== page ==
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October 5, 2011 - Best practices for academic integrity in athletics often not used

The Coalition on Intercollegiate Athletics (COIA) recently announced the results of a national survey about the extent that major colleges are implementing best practices to integrate athletics into the educational mission of universities.  The best practices were developed by COIA as a result of concerns about the impact that problems in college sports are impacting academic standards and values.  COIA's press release announcing the results is below:

 

Best practices for academic integrity in athletics often not used


Tuesday, August 30, 2011

UNIVERSITY PARK, Pa. -- Most universities with big-time sports programs have not used all the tools at their disposal to protect academic integrity and improve transparency and accountability of intercollegiate athletics on their campuses, according to a national survey conducted by the Coalition on Intercollegiate Athletics (COIA) and researchers at Pennsylvania State University.

Concerned with the mounting problems facing college sports and their impact on academic standards and values, COIA developed best practices to more fully integrate athletics into the educational mission of universities.

Its best practices include: adopting policies that ensure that student-athletes are held to the same academic standards as nonathletes and are mainstreamed into the academic life of their universities; faculty exercising direct oversight of academic matters related to student-athletes; and making athletic budgets more transparent while aligning them with the mission and values of the academic institution.

COIA, an alliance of university faculty senates founded in 2002 to provide a faculty voice in the national discussion about the future of intercollegiate sports, consulted with the NCAA and other national groups to develop its best practices, which were published in Framing the Future: Reforming Intercollegiate Athletics in 2007.

Researchers at the John Curley Center for Sports Journalism, housed in the College of Communications at Penn State, surveyed schools participating in the Football Bowl Subdivision in 2009 to determine the extent to which they implement COIA’s best practices. The results appear in the current issue of the Journal of Intercollegiate Sport, along with detailed case studies of six universities that most fully implemented those best practices.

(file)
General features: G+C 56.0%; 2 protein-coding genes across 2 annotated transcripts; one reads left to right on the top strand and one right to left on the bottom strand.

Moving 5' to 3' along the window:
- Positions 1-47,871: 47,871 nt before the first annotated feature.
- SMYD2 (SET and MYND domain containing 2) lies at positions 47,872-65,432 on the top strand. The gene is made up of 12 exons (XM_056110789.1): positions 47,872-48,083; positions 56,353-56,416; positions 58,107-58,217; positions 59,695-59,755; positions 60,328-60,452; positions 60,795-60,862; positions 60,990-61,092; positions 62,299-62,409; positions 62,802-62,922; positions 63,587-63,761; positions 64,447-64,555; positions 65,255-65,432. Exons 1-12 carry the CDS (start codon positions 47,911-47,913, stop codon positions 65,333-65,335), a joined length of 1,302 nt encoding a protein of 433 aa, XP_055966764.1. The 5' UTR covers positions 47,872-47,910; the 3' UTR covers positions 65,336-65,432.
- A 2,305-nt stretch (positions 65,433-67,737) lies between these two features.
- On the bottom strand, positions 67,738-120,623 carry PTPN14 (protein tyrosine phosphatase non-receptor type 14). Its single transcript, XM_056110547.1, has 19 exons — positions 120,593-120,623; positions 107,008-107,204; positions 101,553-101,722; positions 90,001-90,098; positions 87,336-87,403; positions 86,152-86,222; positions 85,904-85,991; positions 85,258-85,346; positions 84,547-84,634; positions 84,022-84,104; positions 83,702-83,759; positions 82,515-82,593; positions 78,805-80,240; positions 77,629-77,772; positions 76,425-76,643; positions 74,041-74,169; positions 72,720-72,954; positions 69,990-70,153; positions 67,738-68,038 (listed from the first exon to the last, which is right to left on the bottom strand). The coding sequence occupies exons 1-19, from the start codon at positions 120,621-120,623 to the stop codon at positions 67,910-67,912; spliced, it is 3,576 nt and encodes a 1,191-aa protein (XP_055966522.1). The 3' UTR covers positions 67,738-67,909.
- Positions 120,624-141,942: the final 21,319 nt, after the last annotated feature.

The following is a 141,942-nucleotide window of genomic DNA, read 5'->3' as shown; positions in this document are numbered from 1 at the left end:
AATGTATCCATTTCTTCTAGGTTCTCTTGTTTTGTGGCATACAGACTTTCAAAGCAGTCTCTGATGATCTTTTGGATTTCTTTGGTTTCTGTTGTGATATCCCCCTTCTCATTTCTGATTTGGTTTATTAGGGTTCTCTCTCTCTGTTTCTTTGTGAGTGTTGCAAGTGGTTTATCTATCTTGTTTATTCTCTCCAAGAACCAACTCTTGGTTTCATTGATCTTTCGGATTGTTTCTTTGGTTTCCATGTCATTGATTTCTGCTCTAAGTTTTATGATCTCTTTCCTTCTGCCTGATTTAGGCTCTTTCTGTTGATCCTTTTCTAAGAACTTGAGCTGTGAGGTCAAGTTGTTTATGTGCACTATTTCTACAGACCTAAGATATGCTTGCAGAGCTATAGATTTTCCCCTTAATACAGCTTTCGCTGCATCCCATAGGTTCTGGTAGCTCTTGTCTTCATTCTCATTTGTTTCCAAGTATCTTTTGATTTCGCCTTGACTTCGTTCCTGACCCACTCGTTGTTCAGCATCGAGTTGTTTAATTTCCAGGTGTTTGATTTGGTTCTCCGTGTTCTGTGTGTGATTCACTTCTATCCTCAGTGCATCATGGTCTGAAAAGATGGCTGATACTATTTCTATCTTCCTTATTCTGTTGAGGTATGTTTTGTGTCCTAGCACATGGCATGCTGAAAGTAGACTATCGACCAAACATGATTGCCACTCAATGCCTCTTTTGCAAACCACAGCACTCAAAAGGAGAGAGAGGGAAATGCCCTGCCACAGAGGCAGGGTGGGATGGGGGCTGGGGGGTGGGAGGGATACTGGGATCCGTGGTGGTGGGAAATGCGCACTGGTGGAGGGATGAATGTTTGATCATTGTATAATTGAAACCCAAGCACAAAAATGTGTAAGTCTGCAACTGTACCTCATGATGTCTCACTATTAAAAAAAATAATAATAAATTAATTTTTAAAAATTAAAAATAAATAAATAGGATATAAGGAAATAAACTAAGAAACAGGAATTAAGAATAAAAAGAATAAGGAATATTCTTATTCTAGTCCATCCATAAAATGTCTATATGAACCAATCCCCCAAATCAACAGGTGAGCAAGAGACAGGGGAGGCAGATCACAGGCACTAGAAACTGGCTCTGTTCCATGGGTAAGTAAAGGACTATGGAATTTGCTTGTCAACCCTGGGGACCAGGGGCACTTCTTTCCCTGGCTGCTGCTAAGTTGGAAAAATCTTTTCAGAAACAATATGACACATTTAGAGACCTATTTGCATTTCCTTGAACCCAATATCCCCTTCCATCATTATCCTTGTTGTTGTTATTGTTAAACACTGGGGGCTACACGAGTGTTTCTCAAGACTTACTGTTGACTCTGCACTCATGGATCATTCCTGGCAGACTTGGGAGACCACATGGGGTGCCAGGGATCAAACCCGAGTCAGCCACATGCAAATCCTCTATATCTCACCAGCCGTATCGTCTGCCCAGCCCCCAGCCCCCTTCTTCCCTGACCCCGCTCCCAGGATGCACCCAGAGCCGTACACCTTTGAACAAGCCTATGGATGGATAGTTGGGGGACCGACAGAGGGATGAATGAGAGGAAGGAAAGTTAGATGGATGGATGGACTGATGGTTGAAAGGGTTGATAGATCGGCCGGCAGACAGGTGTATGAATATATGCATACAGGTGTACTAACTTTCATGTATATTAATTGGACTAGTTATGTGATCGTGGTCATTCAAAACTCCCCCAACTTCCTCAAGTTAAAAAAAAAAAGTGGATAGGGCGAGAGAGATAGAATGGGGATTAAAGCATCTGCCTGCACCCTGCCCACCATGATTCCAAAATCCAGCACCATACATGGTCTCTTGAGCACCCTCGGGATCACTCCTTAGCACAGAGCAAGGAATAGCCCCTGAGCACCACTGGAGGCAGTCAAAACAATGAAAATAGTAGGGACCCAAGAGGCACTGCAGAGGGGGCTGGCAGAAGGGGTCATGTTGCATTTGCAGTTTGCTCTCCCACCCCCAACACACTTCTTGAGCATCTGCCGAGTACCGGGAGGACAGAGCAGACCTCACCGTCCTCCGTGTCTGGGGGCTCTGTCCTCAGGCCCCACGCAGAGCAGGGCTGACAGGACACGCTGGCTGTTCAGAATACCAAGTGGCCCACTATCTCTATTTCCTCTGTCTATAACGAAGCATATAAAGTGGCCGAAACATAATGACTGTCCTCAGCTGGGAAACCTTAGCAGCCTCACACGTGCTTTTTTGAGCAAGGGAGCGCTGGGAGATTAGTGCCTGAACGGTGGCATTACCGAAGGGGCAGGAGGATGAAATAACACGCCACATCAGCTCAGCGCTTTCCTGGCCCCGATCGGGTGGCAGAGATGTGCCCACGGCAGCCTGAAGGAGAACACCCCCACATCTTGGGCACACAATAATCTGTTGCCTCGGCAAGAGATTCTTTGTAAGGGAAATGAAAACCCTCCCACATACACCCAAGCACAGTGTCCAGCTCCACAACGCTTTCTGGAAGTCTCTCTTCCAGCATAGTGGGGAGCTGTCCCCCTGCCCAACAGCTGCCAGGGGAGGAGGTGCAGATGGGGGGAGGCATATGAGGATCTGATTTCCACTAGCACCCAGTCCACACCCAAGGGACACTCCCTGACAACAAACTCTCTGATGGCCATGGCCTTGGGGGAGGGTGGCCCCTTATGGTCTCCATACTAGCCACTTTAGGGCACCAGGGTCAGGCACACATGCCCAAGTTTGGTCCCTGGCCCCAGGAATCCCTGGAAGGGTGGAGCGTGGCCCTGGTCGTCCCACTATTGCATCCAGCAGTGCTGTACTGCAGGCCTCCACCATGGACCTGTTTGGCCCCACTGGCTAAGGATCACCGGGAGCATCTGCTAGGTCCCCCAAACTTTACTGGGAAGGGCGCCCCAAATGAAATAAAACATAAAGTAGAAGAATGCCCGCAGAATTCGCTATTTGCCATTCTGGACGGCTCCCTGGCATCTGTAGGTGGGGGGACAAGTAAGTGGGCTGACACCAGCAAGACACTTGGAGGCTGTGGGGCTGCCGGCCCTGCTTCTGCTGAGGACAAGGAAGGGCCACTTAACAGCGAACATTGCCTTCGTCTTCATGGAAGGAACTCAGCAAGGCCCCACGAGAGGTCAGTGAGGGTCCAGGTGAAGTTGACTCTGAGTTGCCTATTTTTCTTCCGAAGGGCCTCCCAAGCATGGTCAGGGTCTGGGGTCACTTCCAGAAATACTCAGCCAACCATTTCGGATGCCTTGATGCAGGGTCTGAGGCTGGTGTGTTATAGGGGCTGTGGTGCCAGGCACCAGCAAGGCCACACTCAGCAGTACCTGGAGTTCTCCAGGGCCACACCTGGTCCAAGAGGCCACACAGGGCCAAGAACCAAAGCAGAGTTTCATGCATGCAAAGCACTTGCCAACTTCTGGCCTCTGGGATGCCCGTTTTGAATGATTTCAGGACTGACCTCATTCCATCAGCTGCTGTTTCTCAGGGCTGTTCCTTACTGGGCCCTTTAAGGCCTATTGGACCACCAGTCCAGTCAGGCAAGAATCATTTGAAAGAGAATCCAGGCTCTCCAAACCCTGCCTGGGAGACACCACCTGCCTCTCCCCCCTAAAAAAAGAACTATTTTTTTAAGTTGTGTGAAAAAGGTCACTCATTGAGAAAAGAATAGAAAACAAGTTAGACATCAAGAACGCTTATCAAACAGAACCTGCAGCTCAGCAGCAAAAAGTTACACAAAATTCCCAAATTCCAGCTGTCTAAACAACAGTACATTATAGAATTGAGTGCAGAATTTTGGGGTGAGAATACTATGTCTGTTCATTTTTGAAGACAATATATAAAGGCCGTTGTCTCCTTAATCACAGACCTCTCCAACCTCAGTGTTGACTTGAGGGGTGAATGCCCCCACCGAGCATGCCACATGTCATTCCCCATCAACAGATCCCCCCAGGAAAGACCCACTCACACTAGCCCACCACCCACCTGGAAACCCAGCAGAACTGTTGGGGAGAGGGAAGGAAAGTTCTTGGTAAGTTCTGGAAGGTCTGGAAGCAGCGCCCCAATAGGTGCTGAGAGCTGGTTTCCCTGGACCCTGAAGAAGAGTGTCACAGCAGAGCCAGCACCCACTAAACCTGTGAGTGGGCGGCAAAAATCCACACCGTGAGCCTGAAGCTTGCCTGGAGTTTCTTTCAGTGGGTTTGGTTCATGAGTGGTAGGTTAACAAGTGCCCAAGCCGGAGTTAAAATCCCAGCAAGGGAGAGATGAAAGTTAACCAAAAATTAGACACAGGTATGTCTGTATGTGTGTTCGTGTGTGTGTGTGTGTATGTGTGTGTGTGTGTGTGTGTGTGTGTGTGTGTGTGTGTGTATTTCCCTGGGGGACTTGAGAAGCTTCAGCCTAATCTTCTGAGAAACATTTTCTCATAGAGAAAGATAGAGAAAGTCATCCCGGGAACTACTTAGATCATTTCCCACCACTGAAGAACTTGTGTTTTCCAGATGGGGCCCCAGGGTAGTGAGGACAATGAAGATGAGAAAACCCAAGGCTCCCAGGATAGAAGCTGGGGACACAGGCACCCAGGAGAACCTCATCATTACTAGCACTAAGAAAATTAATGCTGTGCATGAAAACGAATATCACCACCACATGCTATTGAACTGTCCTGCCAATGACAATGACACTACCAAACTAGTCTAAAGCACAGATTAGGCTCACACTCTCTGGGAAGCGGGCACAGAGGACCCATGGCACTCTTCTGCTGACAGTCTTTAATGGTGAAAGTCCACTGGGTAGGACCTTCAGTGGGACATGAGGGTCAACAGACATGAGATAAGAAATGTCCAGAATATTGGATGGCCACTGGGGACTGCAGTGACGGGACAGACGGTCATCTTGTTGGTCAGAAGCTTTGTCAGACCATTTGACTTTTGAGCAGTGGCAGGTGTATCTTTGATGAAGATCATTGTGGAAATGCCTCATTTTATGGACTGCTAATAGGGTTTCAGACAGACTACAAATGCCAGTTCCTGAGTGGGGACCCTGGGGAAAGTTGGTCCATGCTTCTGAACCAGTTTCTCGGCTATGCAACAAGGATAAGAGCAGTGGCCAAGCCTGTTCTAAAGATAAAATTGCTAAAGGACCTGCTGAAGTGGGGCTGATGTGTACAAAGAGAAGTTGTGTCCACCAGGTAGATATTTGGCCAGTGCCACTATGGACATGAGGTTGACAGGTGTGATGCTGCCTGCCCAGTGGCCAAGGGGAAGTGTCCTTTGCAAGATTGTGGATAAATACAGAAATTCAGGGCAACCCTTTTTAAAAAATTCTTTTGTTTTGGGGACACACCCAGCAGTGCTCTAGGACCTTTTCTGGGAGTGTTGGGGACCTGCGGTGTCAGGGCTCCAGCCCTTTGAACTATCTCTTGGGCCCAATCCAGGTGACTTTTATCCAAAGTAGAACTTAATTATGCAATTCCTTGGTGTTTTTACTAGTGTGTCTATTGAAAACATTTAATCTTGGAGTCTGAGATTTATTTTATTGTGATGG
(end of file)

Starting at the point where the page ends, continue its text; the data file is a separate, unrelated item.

The COIA/Penn State survey found that only a minority of faculty governance bodies at FBS schools monitor the academic qualifications of student-athletes admitted to the universities, their choice of majors and courses, terminations of athletic scholarships, and other important academic matters. One-third of the faculty senates did not review the academic progress of student-athletes.

Few faculty governance leaders were consulted before major athletics decisions, such as construction projects or the transfer of funds from the academic budget to athletics, according to the study.

The recent spate of athletic scandals has intensified the national debate about whether individual universities have sufficient leverage to effectively tackle the problems or whether a national solution -- through the NCAA or government regulation -- might be necessary.

“While the problems facing athletics are far greater than any university can solve individually, there still is plenty that faculty can do to protect academic integrity at the campus level,” said John S. Nichols, COIA co-chair and one of the Penn State investigators. “The faculty are the guardians of academic values and standards and should not forfeit their responsibility regarding intercollegiate athletics.”

The Penn State researchers took a closer look at the six universities that scored the highest in the survey and found that all six have established structures for faculty oversight of intercollegiate athletics.

At several of the schools, top faculty leaders were directly involved with the campus athletics board, which has regulatory authority over academic standards in the athletics program at most universities. Those interviewed for case studies at the six universities stressed, in particular, the importance of having oversight committees to regularly evaluate the admissions standards and academic progress of student-athletes.

The six universities are the University of Houston, University of Illinois, University of Maryland, Oklahoma State University, University of South Carolina, and Southern Methodist University.

“COIA’s best practices are not a recipe for automatic success,” said Thomas F. Corrigan, lead Penn State researcher for the case studies. “But the six schools that we studied do have established mechanisms for greater transparency and accountability in their athletic programs.”

At some of these universities, the oversight structures and evaluation procedures were introduced after the athletic program had been sanctioned by the NCAA for rules violations or in response to troubled periods in athletic-academic relationship at their campuses.

“The faculty seem to take a greater role in monitoring athletics after scandals jeopardize the academic reputation of their institution and COIA’s best practices provide a framework for faculty oversight,” said Corrigan.